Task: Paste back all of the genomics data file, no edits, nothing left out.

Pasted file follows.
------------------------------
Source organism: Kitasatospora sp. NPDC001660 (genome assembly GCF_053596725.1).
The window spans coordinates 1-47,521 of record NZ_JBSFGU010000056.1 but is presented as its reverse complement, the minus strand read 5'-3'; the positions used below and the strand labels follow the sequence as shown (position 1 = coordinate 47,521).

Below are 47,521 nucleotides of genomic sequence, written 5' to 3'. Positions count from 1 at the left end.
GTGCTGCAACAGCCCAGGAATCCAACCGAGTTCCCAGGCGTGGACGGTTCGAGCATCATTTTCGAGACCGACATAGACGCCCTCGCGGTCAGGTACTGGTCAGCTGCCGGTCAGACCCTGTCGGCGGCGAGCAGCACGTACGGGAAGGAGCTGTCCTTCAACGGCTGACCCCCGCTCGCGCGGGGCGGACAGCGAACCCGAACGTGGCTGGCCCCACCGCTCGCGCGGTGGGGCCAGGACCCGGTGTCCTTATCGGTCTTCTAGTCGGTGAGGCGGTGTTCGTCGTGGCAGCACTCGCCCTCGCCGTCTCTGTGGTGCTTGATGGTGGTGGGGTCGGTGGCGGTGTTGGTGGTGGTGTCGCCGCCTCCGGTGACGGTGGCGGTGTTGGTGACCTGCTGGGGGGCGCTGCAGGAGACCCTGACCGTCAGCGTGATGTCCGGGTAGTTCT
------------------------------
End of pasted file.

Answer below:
Source organism: Kitasatospora sp. NPDC001660 (genome assembly GCF_053596725.1).
The window spans coordinates 1-47,521 of record NZ_JBSFGU010000056.1 but is presented as its reverse complement, the minus strand read 5'-3'; the positions used below and the strand labels follow the sequence as shown (position 1 = coordinate 47,521).

Below are 47,521 nucleotides of genomic sequence, written 5' to 3'. Positions count from 1 at the left end.
GTGCTGCAACAGCCCAGGAATCCAACCGAGTTCCCAGGCGTGGACGGTTCGAGCATCATTTTCGAGACCGACATAGACGCCCTCGCGGTCAGGTACTGGTCAGCTGCCGGTCAGACCCTGTCGGCGGCGAGCAGCACGTACGGGAAGGAGCTGTCCTTCAACGGCTGACCCCCGCTCGCGCGGGGCGGACAGCGAACCCGAACGTGGCTGGCCCCACCGCTCGCGCGGTGGGGCCAGGACCCGGTGTCCTTATCGGTCTTCTAGTCGGTGAGGCGGTGTTCGTCGTGGCAGCACTCGCCCTCGCCGTCTCTGTGGTGCTTGATGGTGGTGGGGTCGGTGGCGGTGTTGGTGGTGGTGTCGCCGCCTCCGGTGACGGTGGCGGTGTTGGTGACCTGCTGGGGGGCGCTGCAGGAGACCCTGACCGTCAGCGTGATGTCCGGGTAGTTCT